The idea of using jet engines to produce electricity has been around for a while. The word “aeroderivative” is a nod to the machine’s heritage, meaning that the designers borrowed technology originally developed by their aerospace colleagues at GE Aviation.
The technology is also a good example of what GE calls the GE Store — the system of sharing technology, research and expertise among its many businesses. Today, aeroderivatives power towns and factories but also oil platforms and ships.
Engineers built the first generation of GE aeroderivatives called LM100 from a helicopter engine in the late 1950s. The next machine, the LM1500, had inside components from GE’s first supersonic engine — the J79 — and generated more than 10,000 kilowatts. GE Power kept improving on the design, building aeroderivatives from the CF6 engine, which powers Air Force One and many other Boeing 747s, as well the F404 engine used by F/A-18 Hornet and F-117 Nighthawk military jets. Aeroderivatives based on these engines generate electricity in remote corners of the world and also power the world’s fastest passenger ferry.
But the LM9000 takes the technology to a new level. GE’s Oil & Gas business developed the machine for powering massive liquefied natural gas (LNG) plants. “An LNG plant is like a giant refrigerator, but instead of making ice and keeping your food cool, it turns natural gas into liquid by bringing the temperature down to minus 160 degrees Celsius,” says Tayo Montgomery, customer applications engineer at GE Oil & Gas. He says the LM9000 is so powerful it enables LNG plant operators to restart production without first draining the refrigerant from the entire plant. “It has enough power and starting torque than you can just get up and go.”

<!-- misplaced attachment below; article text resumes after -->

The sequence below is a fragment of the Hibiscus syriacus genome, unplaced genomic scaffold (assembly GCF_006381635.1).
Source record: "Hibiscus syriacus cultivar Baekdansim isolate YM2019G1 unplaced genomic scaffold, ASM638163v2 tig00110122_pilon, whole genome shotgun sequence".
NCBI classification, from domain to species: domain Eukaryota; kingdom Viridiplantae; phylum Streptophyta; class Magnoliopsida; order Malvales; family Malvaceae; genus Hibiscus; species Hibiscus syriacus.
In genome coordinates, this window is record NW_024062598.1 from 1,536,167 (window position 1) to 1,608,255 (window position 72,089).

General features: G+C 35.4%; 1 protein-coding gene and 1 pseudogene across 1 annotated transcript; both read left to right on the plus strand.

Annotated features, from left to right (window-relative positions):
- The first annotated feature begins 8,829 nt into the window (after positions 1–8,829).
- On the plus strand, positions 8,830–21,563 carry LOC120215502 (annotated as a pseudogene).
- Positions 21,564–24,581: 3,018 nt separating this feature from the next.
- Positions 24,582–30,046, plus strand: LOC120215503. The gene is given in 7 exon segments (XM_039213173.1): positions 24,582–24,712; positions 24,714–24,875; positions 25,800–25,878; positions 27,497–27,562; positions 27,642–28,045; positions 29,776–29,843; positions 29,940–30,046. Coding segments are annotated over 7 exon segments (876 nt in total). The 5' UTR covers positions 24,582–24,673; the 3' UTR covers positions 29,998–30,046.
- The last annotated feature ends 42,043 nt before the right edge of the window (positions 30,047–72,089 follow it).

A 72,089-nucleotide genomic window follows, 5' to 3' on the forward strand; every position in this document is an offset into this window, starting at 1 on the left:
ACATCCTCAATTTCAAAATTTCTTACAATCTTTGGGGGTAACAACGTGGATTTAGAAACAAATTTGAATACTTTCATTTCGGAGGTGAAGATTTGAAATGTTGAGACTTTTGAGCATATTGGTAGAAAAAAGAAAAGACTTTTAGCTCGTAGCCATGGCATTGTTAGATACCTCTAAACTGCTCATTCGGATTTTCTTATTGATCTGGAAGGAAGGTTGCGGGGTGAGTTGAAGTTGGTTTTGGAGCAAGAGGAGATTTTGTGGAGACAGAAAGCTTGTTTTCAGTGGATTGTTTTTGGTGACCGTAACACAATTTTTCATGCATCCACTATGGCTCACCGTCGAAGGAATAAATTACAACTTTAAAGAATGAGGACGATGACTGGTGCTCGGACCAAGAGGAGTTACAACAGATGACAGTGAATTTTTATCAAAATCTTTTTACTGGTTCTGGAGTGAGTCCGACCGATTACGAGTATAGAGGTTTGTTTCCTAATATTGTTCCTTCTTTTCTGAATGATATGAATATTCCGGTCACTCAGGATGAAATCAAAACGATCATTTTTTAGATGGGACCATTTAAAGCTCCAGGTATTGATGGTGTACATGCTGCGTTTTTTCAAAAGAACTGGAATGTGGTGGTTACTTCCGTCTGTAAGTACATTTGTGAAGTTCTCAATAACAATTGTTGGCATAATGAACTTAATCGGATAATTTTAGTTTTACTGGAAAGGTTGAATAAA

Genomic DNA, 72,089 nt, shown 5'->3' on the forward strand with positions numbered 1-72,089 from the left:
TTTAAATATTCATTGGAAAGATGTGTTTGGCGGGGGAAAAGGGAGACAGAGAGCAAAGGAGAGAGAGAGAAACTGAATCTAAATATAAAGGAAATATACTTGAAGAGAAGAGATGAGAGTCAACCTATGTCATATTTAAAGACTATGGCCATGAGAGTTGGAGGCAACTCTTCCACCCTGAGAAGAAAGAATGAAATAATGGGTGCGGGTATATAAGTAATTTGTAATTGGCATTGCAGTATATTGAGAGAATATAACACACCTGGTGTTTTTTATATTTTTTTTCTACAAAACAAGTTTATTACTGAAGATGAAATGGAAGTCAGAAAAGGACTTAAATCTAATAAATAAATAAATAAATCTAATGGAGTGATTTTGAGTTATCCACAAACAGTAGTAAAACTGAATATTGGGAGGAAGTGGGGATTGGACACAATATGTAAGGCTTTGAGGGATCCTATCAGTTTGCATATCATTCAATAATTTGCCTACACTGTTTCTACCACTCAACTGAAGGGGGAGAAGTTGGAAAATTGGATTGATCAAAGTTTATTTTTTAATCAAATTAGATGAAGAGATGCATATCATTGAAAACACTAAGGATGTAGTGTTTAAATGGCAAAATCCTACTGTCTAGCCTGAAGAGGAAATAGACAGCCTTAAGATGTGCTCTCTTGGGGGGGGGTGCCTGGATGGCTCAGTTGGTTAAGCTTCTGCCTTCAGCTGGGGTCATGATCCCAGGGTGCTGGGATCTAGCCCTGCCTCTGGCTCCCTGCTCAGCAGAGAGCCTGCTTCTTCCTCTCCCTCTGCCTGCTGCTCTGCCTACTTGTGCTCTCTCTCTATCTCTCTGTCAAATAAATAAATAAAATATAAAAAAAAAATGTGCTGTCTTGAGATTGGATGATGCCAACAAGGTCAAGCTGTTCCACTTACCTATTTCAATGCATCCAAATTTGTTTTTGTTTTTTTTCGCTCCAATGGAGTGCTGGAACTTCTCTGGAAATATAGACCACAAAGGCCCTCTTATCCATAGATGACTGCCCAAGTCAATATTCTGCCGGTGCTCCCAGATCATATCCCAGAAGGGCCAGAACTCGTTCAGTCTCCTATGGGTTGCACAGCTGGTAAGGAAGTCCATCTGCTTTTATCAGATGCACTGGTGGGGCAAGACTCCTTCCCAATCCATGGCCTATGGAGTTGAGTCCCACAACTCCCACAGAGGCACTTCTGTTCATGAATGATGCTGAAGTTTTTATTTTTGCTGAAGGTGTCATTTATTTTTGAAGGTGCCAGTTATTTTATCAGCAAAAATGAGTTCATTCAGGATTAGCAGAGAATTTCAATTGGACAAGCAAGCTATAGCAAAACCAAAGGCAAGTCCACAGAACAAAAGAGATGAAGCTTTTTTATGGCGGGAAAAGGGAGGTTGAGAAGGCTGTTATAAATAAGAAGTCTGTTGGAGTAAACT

The GE90 engines have clocked 41 million flight hours since they first entered service in the mid-1990s and have departure reliability of 99.98 percent, according to GE. They are also very light and relatively easy to maintain. “It can take as long as 24 days to do a major maintenance of gas turbines typically installed in older LNG plants,” Montgomery says. “But we can replace the entire LM9000 turbine in 24 hours.”
The team made other adaptations to optimize the LM9000 for industrial applications. They switched the machine’s combustion system from jet fuel to natural gas. The machine also will have a 3D-printed combustor whose innovative design will enable the machine to meet low-emission requirements around the world.
Under the hood, engineering geeks will search in vain for a gear box. That’s because the design utilizes “free power” turbine architecture that enables the machine to operate efficiently over a wide range of power and speed conditions.
As a result, “the LM9000 will provide the highest availability with the lowest cost of ownership for LNG applications,” says Preetham Balasubramanyam, the product manager for the new machine at GE Oil & Gas. He say the LM9000 generates 20 percent more power, can go 50 percent longer without service and emits 40 percent less NOx emissions than existing models in the class. He says that the combination could help LNG plants lower production costs by 20 percent.
The first turbine is slated to enter service in the first half of 2019.